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SOSC 2350 Note 4.docx

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Department
Social Science
Course
SOSC 2350
Professor
Dena Demos
Semester
Fall

Description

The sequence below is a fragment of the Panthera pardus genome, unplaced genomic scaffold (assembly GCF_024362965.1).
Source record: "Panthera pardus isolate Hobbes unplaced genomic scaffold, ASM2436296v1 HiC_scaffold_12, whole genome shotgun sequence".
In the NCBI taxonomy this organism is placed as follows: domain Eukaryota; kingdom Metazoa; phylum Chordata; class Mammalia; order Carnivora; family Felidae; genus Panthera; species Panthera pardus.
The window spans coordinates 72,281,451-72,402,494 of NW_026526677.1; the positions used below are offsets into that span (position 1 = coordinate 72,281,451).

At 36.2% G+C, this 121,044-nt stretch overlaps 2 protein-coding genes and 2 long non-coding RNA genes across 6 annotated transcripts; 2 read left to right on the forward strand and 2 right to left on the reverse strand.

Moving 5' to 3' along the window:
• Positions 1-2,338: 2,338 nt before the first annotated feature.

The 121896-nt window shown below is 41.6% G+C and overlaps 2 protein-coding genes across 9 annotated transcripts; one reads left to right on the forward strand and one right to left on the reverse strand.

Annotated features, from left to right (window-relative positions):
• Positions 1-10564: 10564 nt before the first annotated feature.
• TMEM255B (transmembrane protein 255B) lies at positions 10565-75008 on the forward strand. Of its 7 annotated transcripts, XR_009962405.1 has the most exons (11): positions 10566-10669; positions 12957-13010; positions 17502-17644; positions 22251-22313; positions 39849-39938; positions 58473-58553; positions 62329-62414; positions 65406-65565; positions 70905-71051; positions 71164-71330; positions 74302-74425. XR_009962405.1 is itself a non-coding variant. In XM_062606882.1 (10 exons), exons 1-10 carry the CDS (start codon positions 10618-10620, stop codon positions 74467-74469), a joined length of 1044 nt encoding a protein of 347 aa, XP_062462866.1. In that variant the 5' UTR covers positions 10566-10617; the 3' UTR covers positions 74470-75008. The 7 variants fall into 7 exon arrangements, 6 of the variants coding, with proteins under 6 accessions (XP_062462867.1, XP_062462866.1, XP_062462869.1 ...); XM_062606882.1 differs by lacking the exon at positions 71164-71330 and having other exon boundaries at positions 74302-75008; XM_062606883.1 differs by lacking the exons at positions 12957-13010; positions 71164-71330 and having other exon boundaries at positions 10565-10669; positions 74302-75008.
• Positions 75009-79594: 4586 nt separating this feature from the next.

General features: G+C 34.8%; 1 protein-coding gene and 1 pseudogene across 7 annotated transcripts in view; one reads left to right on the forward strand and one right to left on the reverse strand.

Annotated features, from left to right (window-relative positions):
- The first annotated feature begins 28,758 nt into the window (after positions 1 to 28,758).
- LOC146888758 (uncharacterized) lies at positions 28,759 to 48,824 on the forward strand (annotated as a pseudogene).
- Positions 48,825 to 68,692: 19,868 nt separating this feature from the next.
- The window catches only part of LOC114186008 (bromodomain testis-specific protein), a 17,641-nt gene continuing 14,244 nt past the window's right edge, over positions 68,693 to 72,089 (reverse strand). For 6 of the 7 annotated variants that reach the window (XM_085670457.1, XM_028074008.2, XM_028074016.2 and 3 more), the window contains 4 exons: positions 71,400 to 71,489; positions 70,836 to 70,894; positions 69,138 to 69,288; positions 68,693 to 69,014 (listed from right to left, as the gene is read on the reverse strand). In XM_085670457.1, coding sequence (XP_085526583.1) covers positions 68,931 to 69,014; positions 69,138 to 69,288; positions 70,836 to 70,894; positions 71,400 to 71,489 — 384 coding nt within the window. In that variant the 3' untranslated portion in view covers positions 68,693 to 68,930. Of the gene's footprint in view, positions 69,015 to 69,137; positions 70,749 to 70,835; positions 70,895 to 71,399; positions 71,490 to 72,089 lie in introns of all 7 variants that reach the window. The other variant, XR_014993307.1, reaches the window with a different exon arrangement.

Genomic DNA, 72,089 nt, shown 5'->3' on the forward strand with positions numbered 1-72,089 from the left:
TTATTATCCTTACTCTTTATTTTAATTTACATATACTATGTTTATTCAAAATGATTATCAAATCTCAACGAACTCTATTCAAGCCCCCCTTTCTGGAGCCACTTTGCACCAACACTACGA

SOSC 2350 Note 4 The Canadian Constitution and Charter - “Constitutional law is the law prescribing the exercise of power by the organs of a State. It explains which organs can exercise legislative power, executive power, and what the limitations on those powers are. - Entrenched law: constitutional law entrenched legislation, meaning that it can only be changed by a specific amending, formula (only if there is agreement from the federal government and every provincial government) o It becomes consistent, constant; real. o Only if the provincial and federal government - Every province has a veto: they can say if they object Constitution Act, 1867 - Also known before 1982 as the British North America Act o Unites the then-existing four provinces of BNA as the Dominion of Canada.  Ontario, Quebec, Nova Scotia, New Brunswick o Sets out a basic structure of Canadian Government o Divides power between Federal and provincial o Canada has a federal system of government - What was missing? o There was no formula  It was an Imperial Statute, and could only be changed by the act of the U.K. Parliament.  Statute: different from law in that its not made by legislative bodies o No individual rights (of citizens),  Fits well with the idea that it’s an act of imperial power, because there’s no equality in a broader sense of liberal democracy. o Limited constitutional recognition for the rights of native peoples. Canadian Bill of Rights (1960) - Before the Bill of Rights and the Charter - Courts tried cases where statutes were alleged to violate fundamental freedoms - SCC based its decisions on either the exclusivity of federal powers, or the “peace, order, and good government” clause of the BNA Act. Constitution Act, 1982 - Added amendment formula which called for the “Patriation of the constitution” o Patriation is making it your own. Making it part of the identity (because the BNA was made by outside of the Canadian body) - Added the Charter of Rights and Freedoms (made up for the absence of individual rights). - Added an explicit constitutional recognition of treaty rights for aboriginal peoples of Canada - It wasn’t accepted by Quebec and was adopted over Quebec’s objections. The Charter - S.1. Rights guaranteed subject to reasonable limitation. - S.2. Fundamental Freedoms - S.3-5 Democratic Rights - S.6: Mobility rights - Ss.7-14 legal rights - S.15. Equality Rights - S.16-23: Language and Minority Language Rights - S.24: Enforcement provisions. - We made these vague because we didn’t know such things were allowed and how things might’ve changed in the social norms Limitations Clause - Sets out a two-part test to determine whether federal or provincial law can override a constitutional guarantee of protection within the Charter - First, the federal or provincial statutes’ limits on rights must be reasonable; - Second, courts must be satisfied that the limits are demonstrably justified. o Controversies:  Charter set out a new framework for interpreting the law in Canada  However: not clear about what change this would make in Canadian democracy  This cannot be predicted  This would only be answered over time  Can only be built, critiqued over time: we don’t know how things will change in the future.  Whether this would help regulate, and support our identity of our culture. o Criticisms of the courts:  Charter seemed to move the focus away from democratic institutions like Parliament  Since they’re appointed and not elected, they don’t represent the citizens as well  Moves towards question of individual rights and thus to the courts.  Courts have much more say about identities and freedoms because it is the judges who determine by hand. Parliamentary Supremacy - The parliament is the supreme lawmaker of the land. o The belief is the focus stone of democracy  Because we elect them, they represent the wants and needs of Canada’s on our behalf. - Counter argument: o There is a core of values to which all Canadians subscribe, enunciated first in the Bill of Rights and later in the Charter.  There’s a need that some Canadians have. That is something that is put forward and representative of legal identity and legal values o This core of values must be protected at all times, regardless of whims of legislature  They’re thought to endure overtime. It can’t be overturned in separate different cases.  Depending on the whims of economy, parties, and it will still endure. Only can be changed by a radical decision Judicial Activism (seen as negative) - Black’s Law dictionary: “A philosophy of judicial decision making whereby judges allow their personal views about public policy, among other factors, to guide their decisions, usually with the suggestion that adherents of this philosophy tend to find constitutional violations and are willing to ignore precedent. o As an excuse to change the law, curb things to their personal philosophy. - Pejorative term for the misuse of judicial woer. -
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